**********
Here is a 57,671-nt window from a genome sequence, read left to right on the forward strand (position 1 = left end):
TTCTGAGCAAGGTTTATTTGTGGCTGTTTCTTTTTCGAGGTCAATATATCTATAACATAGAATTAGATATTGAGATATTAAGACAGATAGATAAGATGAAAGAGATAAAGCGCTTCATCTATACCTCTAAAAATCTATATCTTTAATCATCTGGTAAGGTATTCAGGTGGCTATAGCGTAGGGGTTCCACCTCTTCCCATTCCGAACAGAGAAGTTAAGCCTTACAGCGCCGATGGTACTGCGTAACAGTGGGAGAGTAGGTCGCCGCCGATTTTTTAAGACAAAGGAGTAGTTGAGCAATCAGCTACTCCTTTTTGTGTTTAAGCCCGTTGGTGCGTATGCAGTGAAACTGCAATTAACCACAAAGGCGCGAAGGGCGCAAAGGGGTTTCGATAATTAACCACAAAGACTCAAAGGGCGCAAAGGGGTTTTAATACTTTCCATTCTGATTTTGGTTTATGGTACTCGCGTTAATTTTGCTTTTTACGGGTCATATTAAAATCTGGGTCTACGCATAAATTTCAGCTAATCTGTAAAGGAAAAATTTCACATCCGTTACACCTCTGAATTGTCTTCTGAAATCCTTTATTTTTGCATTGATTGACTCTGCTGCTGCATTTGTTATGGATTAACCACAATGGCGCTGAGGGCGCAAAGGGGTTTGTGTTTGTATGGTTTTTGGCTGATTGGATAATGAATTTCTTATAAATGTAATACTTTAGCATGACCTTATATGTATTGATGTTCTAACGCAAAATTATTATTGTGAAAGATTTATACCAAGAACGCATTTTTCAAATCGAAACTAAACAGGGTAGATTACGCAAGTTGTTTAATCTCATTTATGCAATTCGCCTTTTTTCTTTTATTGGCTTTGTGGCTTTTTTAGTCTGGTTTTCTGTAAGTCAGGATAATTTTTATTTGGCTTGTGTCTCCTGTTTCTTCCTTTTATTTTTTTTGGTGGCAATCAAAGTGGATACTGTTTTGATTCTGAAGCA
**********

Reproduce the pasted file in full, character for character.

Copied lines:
Here is a 57,671-nt window from a genome sequence, read left to right on the forward strand (position 1 = left end):
TTCTGAGCAAGGTTTATTTGTGGCTGTTTCTTTTTCGAGGTCAATATATCTATAACATAGAATTAGATATTGAGATATTAAGACAGATAGATAAGATGAAAGAGATAAAGCGCTTCATCTATACCTCTAAAAATCTATATCTTTAATCATCTGGTAAGGTATTCAGGTGGCTATAGCGTAGGGGTTCCACCTCTTCCCATTCCGAACAGAGAAGTTAAGCCTTACAGCGCCGATGGTACTGCGTAACAGTGGGAGAGTAGGTCGCCGCCGATTTTTTAAGACAAAGGAGTAGTTGAGCAATCAGCTACTCCTTTTTGTGTTTAAGCCCGTTGGTGCGTATGCAGTGAAACTGCAATTAACCACAAAGGCGCGAAGGGCGCAAAGGGGTTTCGATAATTAACCACAAAGACTCAAAGGGCGCAAAGGGGTTTTAATACTTTCCATTCTGATTTTGGTTTATGGTACTCGCGTTAATTTTGCTTTTTACGGGTCATATTAAAATCTGGGTCTACGCATAAATTTCAGCTAATCTGTAAAGGAAAAATTTCACATCCGTTACACCTCTGAATTGTCTTCTGAAATCCTTTATTTTTGCATTGATTGACTCTGCTGCTGCATTTGTTATGGATTAACCACAATGGCGCTGAGGGCGCAAAGGGGTTTGTGTTTGTATGGTTTTTGGCTGATTGGATAATGAATTTCTTATAAATGTAATACTTTAGCATGACCTTATATGTATTGATGTTCTAACGCAAAATTATTATTGTGAAAGATTTATACCAAGAACGCATTTTTCAAATCGAAACTAAACAGGGTAGATTACGCAAGTTGTTTAATCTCATTTATGCAATTCGCCTTTTTTCTTTTATTGGCTTTGTGGCTTTTTTAGTCTGGTTTTCTGTAAGTCAGGATAATTTTTATTTGGCTTGTGTCTCCTGTTTCTTCCTTTTATTTTTTTTGGTGGCAATCAAAGTGGATACTGTTTTGATTCTGAAGCA